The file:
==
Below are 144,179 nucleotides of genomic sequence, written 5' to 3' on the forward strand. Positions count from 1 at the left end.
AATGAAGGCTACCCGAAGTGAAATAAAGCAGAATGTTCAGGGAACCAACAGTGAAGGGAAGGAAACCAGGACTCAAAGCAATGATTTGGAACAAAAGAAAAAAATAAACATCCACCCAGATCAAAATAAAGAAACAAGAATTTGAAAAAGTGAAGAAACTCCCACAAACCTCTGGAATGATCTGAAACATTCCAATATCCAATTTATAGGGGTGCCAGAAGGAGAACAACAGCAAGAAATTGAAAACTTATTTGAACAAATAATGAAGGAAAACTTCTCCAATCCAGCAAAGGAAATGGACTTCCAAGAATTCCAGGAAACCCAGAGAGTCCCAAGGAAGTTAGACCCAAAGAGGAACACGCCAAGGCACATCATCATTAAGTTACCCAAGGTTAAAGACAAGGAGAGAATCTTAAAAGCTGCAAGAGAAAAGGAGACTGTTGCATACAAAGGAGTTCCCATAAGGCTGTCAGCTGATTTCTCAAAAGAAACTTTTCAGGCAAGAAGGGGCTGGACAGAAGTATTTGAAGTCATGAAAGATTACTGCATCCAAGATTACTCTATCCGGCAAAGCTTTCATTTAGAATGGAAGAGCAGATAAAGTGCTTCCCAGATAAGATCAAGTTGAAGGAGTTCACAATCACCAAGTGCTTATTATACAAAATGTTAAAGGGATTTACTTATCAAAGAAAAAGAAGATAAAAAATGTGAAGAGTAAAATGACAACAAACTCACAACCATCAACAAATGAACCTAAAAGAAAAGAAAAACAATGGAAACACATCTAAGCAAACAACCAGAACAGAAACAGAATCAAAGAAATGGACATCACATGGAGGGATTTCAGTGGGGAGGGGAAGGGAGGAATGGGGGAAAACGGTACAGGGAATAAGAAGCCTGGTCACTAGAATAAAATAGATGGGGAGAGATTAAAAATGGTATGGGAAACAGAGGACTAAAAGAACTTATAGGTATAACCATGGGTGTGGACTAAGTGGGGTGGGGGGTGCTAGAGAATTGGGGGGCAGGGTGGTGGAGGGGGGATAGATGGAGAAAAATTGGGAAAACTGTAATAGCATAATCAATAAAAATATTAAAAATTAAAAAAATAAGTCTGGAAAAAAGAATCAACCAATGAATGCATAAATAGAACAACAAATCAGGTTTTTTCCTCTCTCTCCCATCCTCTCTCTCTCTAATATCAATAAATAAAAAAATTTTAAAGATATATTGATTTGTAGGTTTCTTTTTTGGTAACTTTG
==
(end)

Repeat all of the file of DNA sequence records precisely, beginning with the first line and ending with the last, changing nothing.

Below are 144,179 nucleotides of genomic sequence, written 5' to 3' on the forward strand. Positions count from 1 at the left end.
AATGAAGGCTACCCGAAGTGAAATAAAGCAGAATGTTCAGGGAACCAACAGTGAAGGGAAGGAAACCAGGACTCAAAGCAATGATTTGGAACAAAAGAAAAAAATAAACATCCACCCAGATCAAAATAAAGAAACAAGAATTTGAAAAAGTGAAGAAACTCCCACAAACCTCTGGAATGATCTGAAACATTCCAATATCCAATTTATAGGGGTGCCAGAAGGAGAACAACAGCAAGAAATTGAAAACTTATTTGAACAAATAATGAAGGAAAACTTCTCCAATCCAGCAAAGGAAATGGACTTCCAAGAATTCCAGGAAACCCAGAGAGTCCCAAGGAAGTTAGACCCAAAGAGGAACACGCCAAGGCACATCATCATTAAGTTACCCAAGGTTAAAGACAAGGAGAGAATCTTAAAAGCTGCAAGAGAAAAGGAGACTGTTGCATACAAAGGAGTTCCCATAAGGCTGTCAGCTGATTTCTCAAAAGAAACTTTTCAGGCAAGAAGGGGCTGGACAGAAGTATTTGAAGTCATGAAAGATTACTGCATCCAAGATTACTCTATCCGGCAAAGCTTTCATTTAGAATGGAAGAGCAGATAAAGTGCTTCCCAGATAAGATCAAGTTGAAGGAGTTCACAATCACCAAGTGCTTATTATACAAAATGTTAAAGGGATTTACTTATCAAAGAAAAAGAAGATAAAAAATGTGAAGAGTAAAATGACAACAAACTCACAACCATCAACAAATGAACCTAAAAGAAAAGAAAAACAATGGAAACACATCTAAGCAAACAACCAGAACAGAAACAGAATCAAAGAAATGGACATCACATGGAGGGATTTCAGTGGGGAGGGGAAGGGAGGAATGGGGGAAAACGGTACAGGGAATAAGAAGCCTGGTCACTAGAATAAAATAGATGGGGAGAGATTAAAAATGGTATGGGAAACAGAGGACTAAAAGAACTTATAGGTATAACCATGGGTGTGGACTAAGTGGGGTGGGGGGTGCTAGAGAATTGGGGGGCAGGGTGGTGGAGGGGGGATAGATGGAGAAAAATTGGGAAAACTGTAATAGCATAATCAATAAAAATATTAAAAATTAAAAAAATAAGTCTGGAAAAAAGAATCAACCAATGAATGCATAAATAGAACAACAAATCAGGTTTTTTCCTCTCTCTCCCATCCTCTCTCTCTCTAATATCAATAAATAAAAAAATTTTAAAGATATATTGATTTGTAGGTTTCTTTTTTGGTAACTTTG